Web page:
Making Technical Computing Easier to Use

 
 
By Darryl K. Taft  |  Posted 2012-06-04 Email Print this article Print
 
 
 
 
 
 
 


 

To make technical computing easier to use, IBM is enhancing its portfolio of hardware platforms with software to create integrated solutions that can help enterprises more quickly derive value from high-performance applications that require a lot of computing power and data. At the same time, IBM is committed to maintaining support for non-IBM systems with existing Platform Computing partners.

€œWe are integrating the Platform Computing technology into our fold, starting with the IBM Platform Symphony family, a grid manager,€ David Geraldi, vice president of STG Competitive Labs, told eWEEK. IBM completed its acquisition of Platform Computing in January 2012.

The IBM Platform Symphony family is a grid manager that is now integrated with the MapReduce software framework to provide faster throughput and performance for demanding analytics and big data workloads in a single grid environment. Platform Symphony€™s resource-sharing model makes it cost-efficient for clients to expand their analytics environment as needed, Geraldi said.

The IBM System x Intelligent Cluster is integrated with IBM Platform HPC software to simplify cluster deployment, deliver results more quickly and improve productivity so clients can focus on research and analysis instead of managing their IT infrastructure. And the High Performance Computing (HPC) Cloud portfolio from IBM has been expanded with the new IBM Platform Cluster Manager offering as well as IBM Platform Load Sharing Facility (LSF) to provide clients with a shared pool of cloud resources available from anywhere, making it easy to create and manage HPC clouds.

The new IBM Platform Cluster Manager enables clients to self-provision clusters in minutes and automatically, dynamically manage cluster environments that include both IBM Platform Computing and non-IBM workload managers.

These new offerings will help IBM aggressively pursue the over $20.3 billion combined opportunity for technical computing, which IDC is projecting for 2012 and that is expected to grow at 7.6 percent annually to almost $29.2 billion by 2016.

Other technical computing offerings IBM is announcing today include:

IBM Platform LSF family: IBM Platform LSF is a comprehensive set of intelligent, policy-driven workload management and scheduling tools that can be used to manage high-performance workloads across a distributed, virtualized IT environment with up to 100 percent utilization to help keep costs low.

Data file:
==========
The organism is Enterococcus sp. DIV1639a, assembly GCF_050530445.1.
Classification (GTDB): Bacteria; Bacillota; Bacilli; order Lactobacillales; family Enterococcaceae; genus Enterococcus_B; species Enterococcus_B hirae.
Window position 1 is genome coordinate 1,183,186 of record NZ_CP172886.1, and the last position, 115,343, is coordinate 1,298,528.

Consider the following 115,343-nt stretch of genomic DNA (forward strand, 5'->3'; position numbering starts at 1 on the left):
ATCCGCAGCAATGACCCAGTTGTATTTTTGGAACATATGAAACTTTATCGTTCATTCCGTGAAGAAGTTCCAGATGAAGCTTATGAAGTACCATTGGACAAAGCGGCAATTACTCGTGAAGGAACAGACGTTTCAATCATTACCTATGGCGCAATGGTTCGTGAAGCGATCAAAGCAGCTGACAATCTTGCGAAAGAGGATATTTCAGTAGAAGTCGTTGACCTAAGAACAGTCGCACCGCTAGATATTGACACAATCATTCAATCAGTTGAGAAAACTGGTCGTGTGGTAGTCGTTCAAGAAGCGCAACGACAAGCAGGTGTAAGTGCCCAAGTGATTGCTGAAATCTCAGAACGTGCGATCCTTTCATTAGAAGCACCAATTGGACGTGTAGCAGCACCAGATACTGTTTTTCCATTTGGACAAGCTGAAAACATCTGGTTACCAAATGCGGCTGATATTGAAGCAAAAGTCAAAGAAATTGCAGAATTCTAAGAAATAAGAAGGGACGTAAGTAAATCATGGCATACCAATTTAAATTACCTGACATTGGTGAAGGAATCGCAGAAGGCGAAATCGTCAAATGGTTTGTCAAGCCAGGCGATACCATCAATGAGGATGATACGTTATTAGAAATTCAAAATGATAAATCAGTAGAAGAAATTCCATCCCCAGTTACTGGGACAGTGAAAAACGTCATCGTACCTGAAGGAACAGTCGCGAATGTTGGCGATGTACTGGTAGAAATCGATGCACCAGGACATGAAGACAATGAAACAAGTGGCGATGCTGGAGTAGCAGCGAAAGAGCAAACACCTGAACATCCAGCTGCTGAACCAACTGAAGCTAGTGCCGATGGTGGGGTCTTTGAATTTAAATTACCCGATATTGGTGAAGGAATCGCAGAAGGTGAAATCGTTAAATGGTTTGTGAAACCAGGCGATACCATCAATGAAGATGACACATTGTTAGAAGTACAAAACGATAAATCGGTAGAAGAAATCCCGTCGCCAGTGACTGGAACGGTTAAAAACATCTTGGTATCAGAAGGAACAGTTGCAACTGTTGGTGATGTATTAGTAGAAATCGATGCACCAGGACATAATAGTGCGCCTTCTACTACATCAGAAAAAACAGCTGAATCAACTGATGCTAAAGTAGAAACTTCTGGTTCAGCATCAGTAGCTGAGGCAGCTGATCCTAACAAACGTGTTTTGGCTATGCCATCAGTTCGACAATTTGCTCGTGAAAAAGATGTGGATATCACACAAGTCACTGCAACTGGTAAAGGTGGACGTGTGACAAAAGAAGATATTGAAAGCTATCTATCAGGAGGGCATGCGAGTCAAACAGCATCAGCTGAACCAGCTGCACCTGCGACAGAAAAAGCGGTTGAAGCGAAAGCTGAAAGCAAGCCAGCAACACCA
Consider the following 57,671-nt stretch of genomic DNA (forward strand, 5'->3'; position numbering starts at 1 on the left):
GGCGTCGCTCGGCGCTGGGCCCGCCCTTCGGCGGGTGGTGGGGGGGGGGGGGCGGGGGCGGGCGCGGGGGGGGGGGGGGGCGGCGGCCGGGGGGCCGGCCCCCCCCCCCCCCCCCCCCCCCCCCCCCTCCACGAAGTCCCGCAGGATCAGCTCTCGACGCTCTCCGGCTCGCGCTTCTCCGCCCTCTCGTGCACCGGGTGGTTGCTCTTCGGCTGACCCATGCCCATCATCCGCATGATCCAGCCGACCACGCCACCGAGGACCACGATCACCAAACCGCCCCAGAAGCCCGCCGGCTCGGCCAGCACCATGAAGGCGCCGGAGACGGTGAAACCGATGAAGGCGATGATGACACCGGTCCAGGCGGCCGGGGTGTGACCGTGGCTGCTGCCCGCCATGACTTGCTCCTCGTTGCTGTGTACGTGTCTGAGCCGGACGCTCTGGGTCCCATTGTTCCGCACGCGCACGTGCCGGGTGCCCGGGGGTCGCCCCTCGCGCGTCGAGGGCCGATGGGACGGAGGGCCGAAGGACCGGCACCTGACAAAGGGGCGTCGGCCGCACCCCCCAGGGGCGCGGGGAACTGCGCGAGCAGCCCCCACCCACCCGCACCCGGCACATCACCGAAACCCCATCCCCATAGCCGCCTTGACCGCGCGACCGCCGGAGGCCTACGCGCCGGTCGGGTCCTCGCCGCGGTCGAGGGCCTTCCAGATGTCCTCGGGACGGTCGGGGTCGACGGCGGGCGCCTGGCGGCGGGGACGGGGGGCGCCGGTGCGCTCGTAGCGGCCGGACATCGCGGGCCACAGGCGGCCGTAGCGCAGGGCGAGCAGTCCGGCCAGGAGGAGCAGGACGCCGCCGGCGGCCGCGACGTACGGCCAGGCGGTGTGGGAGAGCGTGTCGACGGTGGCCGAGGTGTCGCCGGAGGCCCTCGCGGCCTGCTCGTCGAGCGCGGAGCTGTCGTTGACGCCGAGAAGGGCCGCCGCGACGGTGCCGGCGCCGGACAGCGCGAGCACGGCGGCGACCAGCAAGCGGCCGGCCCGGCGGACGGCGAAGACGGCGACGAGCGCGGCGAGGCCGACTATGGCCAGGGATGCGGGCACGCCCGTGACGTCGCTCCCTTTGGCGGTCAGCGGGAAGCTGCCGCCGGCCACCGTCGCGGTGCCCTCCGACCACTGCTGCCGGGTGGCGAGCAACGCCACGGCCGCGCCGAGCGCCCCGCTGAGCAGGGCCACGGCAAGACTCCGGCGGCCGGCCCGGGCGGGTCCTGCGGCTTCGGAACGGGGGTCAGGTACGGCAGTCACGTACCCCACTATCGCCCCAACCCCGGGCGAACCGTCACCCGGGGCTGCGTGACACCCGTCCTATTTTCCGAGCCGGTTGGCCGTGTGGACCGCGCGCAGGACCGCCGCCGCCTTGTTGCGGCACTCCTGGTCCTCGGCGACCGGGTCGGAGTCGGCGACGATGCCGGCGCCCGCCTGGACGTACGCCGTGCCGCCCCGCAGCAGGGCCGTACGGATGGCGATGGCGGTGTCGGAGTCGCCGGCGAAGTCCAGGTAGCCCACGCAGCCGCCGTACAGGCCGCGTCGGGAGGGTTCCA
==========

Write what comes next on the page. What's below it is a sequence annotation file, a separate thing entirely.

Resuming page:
IBM General Parallel File System: GPFS now includes Active File Management (AFM) software to provide fast, trusted access to unstructured data, regardless of where the data resides so it can quickly be turned into insight.

IBM System x iDataPlex dx360 M4: The latest iDataPlex system can double performance on selected workloads with the latest graphics processing units (GPUs) from Nvidia, increases maximum memory to 512GB and€”with the new slotless Fourteen Data Rate (FDR) Infiniband adapter€”provides superior performance and flexibility for technical computing environments.

Moreover, complementing the new storage enhancements, IBM is offering a suite of services encompassing virtualization, automation and cloud technologies and that address the supply and demand side of storage. The new offerings use analytics and automation to infuse intelligence into everyday workflow with tools and services, including the following:

  • Intelligent Storage Service Catalog (ISSC) improves the way storage is used by simplifying how it is requested. ISSC promotes more efficient storage allocation and governance by establishing standards that can be used to optimize provisioning, backup, replication and archiving.
  • IBM SmartCloud services for storage provides support for IBM€™s family of cloud storage products, including IBM SmartCloud Managed Backup, IBM SmartCloud Archive, and IBM SmartCloud Object Storage, which improve data backup, resiliency and management of massive quantities of unstructured data from a cloud environment. The cloud offers clients flexibility, cost effectiveness and the ability to achieve faster recovery time, making archiving, exploration, and analysis faster and easier for businesses.



 
 
 
 
Darryl K. Taft covers the development tools and developer-related issues beat from his office in Baltimore. He has more than 10 years of experience in the business and is always looking for the next scoop. Taft is a member of the Association for Computing Machinery (ACM) and was named 'one of the most active middleware reporters in the world' by The Middleware Co. He also has his own card in the 'Who's Who in Enterprise Java' deck.
 
 
 
 
 
 
 

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